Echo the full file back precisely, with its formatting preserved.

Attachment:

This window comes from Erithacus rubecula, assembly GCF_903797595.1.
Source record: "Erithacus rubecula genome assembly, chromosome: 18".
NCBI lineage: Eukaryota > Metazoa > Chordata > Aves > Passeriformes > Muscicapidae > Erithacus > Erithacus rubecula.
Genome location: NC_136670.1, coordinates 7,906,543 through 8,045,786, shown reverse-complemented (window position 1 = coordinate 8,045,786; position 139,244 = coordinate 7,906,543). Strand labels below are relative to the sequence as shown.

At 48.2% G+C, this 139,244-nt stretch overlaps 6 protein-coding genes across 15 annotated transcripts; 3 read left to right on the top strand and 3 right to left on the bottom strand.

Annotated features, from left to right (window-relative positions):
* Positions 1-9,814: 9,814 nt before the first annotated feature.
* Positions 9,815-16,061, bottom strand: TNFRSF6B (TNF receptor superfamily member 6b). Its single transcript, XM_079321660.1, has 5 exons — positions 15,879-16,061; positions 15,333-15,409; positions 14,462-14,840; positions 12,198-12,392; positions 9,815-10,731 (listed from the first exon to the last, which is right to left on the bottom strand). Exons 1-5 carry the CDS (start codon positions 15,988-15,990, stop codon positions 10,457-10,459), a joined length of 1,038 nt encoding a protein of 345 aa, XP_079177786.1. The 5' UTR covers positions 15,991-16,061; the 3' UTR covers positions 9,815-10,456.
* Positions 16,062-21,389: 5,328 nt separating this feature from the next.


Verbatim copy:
This window comes from Erithacus rubecula, assembly GCF_903797595.1.
Source record: "Erithacus rubecula genome assembly, chromosome: 18".
NCBI lineage: Eukaryota > Metazoa > Chordata > Aves > Passeriformes > Muscicapidae > Erithacus > Erithacus rubecula.
Genome location: NC_136670.1, coordinates 7,906,543 through 8,045,786, shown reverse-complemented (window position 1 = coordinate 8,045,786; position 139,244 = coordinate 7,906,543). Strand labels below are relative to the sequence as shown.

At 48.2% G+C, this 139,244-nt stretch overlaps 6 protein-coding genes across 15 annotated transcripts; 3 read left to right on the top strand and 3 right to left on the bottom strand.

Annotated features, from left to right (window-relative positions):
* Positions 1-9,814: 9,814 nt before the first annotated feature.
* Positions 9,815-16,061, bottom strand: TNFRSF6B (TNF receptor superfamily member 6b). Its single transcript, XM_079321660.1, has 5 exons — positions 15,879-16,061; positions 15,333-15,409; positions 14,462-14,840; positions 12,198-12,392; positions 9,815-10,731 (listed from the first exon to the last, which is right to left on the bottom strand). Exons 1-5 carry the CDS (start codon positions 15,988-15,990, stop codon positions 10,457-10,459), a joined length of 1,038 nt encoding a protein of 345 aa, XP_079177786.1. The 5' UTR covers positions 15,991-16,061; the 3' UTR covers positions 9,815-10,456.
* Positions 16,062-21,389: 5,328 nt separating this feature from the next.